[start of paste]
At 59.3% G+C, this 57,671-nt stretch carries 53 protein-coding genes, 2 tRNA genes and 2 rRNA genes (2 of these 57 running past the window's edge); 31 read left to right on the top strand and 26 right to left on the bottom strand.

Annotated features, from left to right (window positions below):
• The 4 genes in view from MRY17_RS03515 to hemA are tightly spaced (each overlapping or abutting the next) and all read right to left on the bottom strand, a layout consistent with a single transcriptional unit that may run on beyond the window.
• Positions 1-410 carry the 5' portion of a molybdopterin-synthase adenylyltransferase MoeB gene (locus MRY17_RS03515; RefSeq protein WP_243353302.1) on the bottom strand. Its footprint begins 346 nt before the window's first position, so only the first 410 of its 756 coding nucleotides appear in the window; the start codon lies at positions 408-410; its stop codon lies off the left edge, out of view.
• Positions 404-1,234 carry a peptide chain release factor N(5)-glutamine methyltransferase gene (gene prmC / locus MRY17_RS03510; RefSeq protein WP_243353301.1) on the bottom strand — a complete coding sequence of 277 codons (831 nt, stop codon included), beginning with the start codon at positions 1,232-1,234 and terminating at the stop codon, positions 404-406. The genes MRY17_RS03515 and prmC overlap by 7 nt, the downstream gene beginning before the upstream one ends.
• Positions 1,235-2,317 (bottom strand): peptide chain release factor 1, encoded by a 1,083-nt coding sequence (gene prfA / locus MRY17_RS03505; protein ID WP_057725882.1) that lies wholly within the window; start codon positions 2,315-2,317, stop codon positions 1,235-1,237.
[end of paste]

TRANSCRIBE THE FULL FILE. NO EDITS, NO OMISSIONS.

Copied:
At 59.3% G+C, this 57,671-nt stretch carries 53 protein-coding genes, 2 tRNA genes and 2 rRNA genes (2 of these 57 running past the window's edge); 31 read left to right on the top strand and 26 right to left on the bottom strand.

Annotated features, from left to right (window positions below):
• The 4 genes in view from MRY17_RS03515 to hemA are tightly spaced (each overlapping or abutting the next) and all read right to left on the bottom strand, a layout consistent with a single transcriptional unit that may run on beyond the window.
• Positions 1-410 carry the 5' portion of a molybdopterin-synthase adenylyltransferase MoeB gene (locus MRY17_RS03515; RefSeq protein WP_243353302.1) on the bottom strand. Its footprint begins 346 nt before the window's first position, so only the first 410 of its 756 coding nucleotides appear in the window; the start codon lies at positions 408-410; its stop codon lies off the left edge, out of view.
• Positions 404-1,234 carry a peptide chain release factor N(5)-glutamine methyltransferase gene (gene prmC / locus MRY17_RS03510; RefSeq protein WP_243353301.1) on the bottom strand — a complete coding sequence of 277 codons (831 nt, stop codon included), beginning with the start codon at positions 1,232-1,234 and terminating at the stop codon, positions 404-406. The genes MRY17_RS03515 and prmC overlap by 7 nt, the downstream gene beginning before the upstream one ends.
• Positions 1,235-2,317 (bottom strand): peptide chain release factor 1, encoded by a 1,083-nt coding sequence (gene prfA / locus MRY17_RS03505; protein ID WP_057725882.1) that lies wholly within the window; start codon positions 2,315-2,317, stop codon positions 1,235-1,237.